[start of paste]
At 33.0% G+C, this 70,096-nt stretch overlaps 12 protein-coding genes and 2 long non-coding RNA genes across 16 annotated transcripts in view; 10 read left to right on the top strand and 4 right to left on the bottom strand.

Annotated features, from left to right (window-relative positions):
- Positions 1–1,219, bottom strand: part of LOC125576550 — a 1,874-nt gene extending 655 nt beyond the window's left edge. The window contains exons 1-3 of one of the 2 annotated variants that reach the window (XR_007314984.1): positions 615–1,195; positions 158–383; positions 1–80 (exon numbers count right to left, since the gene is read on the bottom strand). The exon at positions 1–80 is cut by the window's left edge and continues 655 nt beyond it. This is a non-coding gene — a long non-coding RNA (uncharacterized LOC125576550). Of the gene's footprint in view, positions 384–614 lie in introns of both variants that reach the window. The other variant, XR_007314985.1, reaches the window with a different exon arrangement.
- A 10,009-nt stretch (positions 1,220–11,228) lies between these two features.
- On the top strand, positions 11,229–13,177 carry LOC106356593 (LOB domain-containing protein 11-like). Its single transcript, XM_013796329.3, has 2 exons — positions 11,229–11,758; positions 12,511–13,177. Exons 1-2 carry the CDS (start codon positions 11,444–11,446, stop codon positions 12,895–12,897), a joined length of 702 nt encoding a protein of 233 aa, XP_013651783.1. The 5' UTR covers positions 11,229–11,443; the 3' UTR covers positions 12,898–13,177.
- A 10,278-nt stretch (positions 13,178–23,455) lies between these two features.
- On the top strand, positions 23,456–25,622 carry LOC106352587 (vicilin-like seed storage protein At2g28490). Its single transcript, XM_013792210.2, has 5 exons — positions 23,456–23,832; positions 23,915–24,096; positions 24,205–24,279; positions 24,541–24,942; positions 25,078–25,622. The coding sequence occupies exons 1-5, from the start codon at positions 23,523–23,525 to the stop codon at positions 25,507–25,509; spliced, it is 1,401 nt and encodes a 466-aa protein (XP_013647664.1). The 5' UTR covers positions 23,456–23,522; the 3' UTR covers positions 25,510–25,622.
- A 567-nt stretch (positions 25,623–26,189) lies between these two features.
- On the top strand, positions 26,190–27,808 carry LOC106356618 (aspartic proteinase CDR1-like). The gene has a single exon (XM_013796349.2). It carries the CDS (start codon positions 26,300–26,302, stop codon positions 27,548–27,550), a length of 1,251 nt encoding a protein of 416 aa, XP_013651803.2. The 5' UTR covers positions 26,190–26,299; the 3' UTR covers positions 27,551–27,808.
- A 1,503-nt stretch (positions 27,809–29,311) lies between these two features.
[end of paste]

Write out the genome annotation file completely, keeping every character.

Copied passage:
At 33.0% G+C, this 70,096-nt stretch overlaps 12 protein-coding genes and 2 long non-coding RNA genes across 16 annotated transcripts in view; 10 read left to right on the top strand and 4 right to left on the bottom strand.

Annotated features, from left to right (window-relative positions):
- Positions 1–1,219, bottom strand: part of LOC125576550 — a 1,874-nt gene extending 655 nt beyond the window's left edge. The window contains exons 1-3 of one of the 2 annotated variants that reach the window (XR_007314984.1): positions 615–1,195; positions 158–383; positions 1–80 (exon numbers count right to left, since the gene is read on the bottom strand). The exon at positions 1–80 is cut by the window's left edge and continues 655 nt beyond it. This is a non-coding gene — a long non-coding RNA (uncharacterized LOC125576550). Of the gene's footprint in view, positions 384–614 lie in introns of both variants that reach the window. The other variant, XR_007314985.1, reaches the window with a different exon arrangement.
- A 10,009-nt stretch (positions 1,220–11,228) lies between these two features.
- On the top strand, positions 11,229–13,177 carry LOC106356593 (LOB domain-containing protein 11-like). Its single transcript, XM_013796329.3, has 2 exons — positions 11,229–11,758; positions 12,511–13,177. Exons 1-2 carry the CDS (start codon positions 11,444–11,446, stop codon positions 12,895–12,897), a joined length of 702 nt encoding a protein of 233 aa, XP_013651783.1. The 5' UTR covers positions 11,229–11,443; the 3' UTR covers positions 12,898–13,177.
- A 10,278-nt stretch (positions 13,178–23,455) lies between these two features.
- On the top strand, positions 23,456–25,622 carry LOC106352587 (vicilin-like seed storage protein At2g28490). Its single transcript, XM_013792210.2, has 5 exons — positions 23,456–23,832; positions 23,915–24,096; positions 24,205–24,279; positions 24,541–24,942; positions 25,078–25,622. The coding sequence occupies exons 1-5, from the start codon at positions 23,523–23,525 to the stop codon at positions 25,507–25,509; spliced, it is 1,401 nt and encodes a 466-aa protein (XP_013647664.1). The 5' UTR covers positions 23,456–23,522; the 3' UTR covers positions 25,510–25,622.
- A 567-nt stretch (positions 25,623–26,189) lies between these two features.
- On the top strand, positions 26,190–27,808 carry LOC106356618 (aspartic proteinase CDR1-like). The gene has a single exon (XM_013796349.2). It carries the CDS (start codon positions 26,300–26,302, stop codon positions 27,548–27,550), a length of 1,251 nt encoding a protein of 416 aa, XP_013651803.2. The 5' UTR covers positions 26,190–26,299; the 3' UTR covers positions 27,551–27,808.
- A 1,503-nt stretch (positions 27,809–29,311) lies between these two features.